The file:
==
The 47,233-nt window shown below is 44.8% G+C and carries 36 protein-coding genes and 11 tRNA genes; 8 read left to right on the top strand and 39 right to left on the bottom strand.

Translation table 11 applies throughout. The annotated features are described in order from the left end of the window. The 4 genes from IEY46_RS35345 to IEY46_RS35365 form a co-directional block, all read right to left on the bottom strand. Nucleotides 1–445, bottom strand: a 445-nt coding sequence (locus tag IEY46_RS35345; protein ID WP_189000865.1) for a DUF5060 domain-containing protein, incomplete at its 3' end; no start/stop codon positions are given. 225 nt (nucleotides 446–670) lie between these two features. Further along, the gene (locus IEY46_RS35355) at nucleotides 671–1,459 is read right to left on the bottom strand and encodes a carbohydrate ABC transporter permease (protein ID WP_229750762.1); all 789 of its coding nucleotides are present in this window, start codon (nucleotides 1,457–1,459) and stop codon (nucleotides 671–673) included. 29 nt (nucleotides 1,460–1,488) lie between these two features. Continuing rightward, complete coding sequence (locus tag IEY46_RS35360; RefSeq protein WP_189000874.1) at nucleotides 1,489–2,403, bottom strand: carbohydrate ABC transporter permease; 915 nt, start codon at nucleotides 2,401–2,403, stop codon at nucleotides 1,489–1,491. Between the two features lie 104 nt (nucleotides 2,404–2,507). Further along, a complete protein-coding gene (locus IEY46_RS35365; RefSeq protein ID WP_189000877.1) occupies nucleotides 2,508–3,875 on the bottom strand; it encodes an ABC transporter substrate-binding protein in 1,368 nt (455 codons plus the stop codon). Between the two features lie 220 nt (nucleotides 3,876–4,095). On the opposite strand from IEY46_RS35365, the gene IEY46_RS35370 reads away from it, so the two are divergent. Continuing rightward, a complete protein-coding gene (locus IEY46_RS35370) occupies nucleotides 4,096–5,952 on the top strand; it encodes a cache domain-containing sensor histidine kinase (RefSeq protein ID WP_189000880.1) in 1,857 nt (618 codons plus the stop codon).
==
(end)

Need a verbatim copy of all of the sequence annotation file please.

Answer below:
The 47,233-nt window shown below is 44.8% G+C and carries 36 protein-coding genes and 11 tRNA genes; 8 read left to right on the top strand and 39 right to left on the bottom strand.

Translation table 11 applies throughout. The annotated features are described in order from the left end of the window. The 4 genes from IEY46_RS35345 to IEY46_RS35365 form a co-directional block, all read right to left on the bottom strand. Nucleotides 1–445, bottom strand: a 445-nt coding sequence (locus tag IEY46_RS35345; protein ID WP_189000865.1) for a DUF5060 domain-containing protein, incomplete at its 3' end; no start/stop codon positions are given. 225 nt (nucleotides 446–670) lie between these two features. Further along, the gene (locus IEY46_RS35355) at nucleotides 671–1,459 is read right to left on the bottom strand and encodes a carbohydrate ABC transporter permease (protein ID WP_229750762.1); all 789 of its coding nucleotides are present in this window, start codon (nucleotides 1,457–1,459) and stop codon (nucleotides 671–673) included. 29 nt (nucleotides 1,460–1,488) lie between these two features. Continuing rightward, complete coding sequence (locus tag IEY46_RS35360; RefSeq protein WP_189000874.1) at nucleotides 1,489–2,403, bottom strand: carbohydrate ABC transporter permease; 915 nt, start codon at nucleotides 2,401–2,403, stop codon at nucleotides 1,489–1,491. Between the two features lie 104 nt (nucleotides 2,404–2,507). Further along, a complete protein-coding gene (locus IEY46_RS35365; RefSeq protein ID WP_189000877.1) occupies nucleotides 2,508–3,875 on the bottom strand; it encodes an ABC transporter substrate-binding protein in 1,368 nt (455 codons plus the stop codon). Between the two features lie 220 nt (nucleotides 3,876–4,095). On the opposite strand from IEY46_RS35365, the gene IEY46_RS35370 reads away from it, so the two are divergent. Continuing rightward, a complete protein-coding gene (locus IEY46_RS35370) occupies nucleotides 4,096–5,952 on the top strand; it encodes a cache domain-containing sensor histidine kinase (RefSeq protein ID WP_189000880.1) in 1,857 nt (618 codons plus the stop codon).